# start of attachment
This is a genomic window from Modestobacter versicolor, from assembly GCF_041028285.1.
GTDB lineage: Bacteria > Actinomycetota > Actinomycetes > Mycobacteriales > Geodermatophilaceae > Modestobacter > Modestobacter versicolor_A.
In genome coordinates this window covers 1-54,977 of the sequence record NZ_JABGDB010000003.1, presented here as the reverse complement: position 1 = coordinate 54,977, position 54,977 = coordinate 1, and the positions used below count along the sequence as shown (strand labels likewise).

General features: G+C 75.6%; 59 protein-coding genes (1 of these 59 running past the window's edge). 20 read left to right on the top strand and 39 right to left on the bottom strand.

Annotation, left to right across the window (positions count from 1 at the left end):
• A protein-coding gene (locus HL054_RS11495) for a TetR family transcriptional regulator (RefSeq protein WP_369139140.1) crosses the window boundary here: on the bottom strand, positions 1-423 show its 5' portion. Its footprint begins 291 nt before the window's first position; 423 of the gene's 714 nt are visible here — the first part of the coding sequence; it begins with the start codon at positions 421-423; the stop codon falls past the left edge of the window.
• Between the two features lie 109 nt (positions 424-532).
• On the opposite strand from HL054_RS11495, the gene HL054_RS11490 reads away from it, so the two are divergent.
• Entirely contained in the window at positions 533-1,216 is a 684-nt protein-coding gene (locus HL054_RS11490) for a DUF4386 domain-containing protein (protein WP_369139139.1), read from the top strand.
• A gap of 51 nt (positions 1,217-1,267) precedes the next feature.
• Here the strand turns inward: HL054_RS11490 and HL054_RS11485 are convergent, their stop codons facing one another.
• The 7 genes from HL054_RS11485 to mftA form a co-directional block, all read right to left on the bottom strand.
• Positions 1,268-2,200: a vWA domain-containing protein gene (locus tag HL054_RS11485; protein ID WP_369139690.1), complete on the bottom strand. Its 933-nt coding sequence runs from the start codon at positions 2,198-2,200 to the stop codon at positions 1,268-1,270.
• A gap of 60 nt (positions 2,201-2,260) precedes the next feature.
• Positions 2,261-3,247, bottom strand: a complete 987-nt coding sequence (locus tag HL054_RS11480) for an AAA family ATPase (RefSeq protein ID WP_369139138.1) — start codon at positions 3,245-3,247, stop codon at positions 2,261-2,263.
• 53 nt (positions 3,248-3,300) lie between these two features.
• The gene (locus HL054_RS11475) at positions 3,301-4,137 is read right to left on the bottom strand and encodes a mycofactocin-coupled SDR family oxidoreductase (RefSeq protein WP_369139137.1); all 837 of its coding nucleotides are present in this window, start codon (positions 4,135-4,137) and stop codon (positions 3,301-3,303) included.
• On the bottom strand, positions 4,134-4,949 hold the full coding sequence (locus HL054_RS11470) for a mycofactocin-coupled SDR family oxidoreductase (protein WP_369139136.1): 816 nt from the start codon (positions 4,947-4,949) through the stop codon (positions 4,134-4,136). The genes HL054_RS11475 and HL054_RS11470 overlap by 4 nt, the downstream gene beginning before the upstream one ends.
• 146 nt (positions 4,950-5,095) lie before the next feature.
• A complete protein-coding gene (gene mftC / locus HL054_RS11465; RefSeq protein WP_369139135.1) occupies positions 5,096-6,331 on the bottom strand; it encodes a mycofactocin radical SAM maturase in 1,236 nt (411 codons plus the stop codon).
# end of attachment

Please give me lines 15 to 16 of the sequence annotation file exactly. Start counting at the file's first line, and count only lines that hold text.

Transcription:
• Positions 2,261-3,247, bottom strand: a complete 987-nt coding sequence (locus tag HL054_RS11480) for an AAA family ATPase (RefSeq protein ID WP_369139138.1) — start codon at positions 3,245-3,247, stop codon at positions 2,261-2,263.
• 53 nt (positions 3,248-3,300) lie between these two features.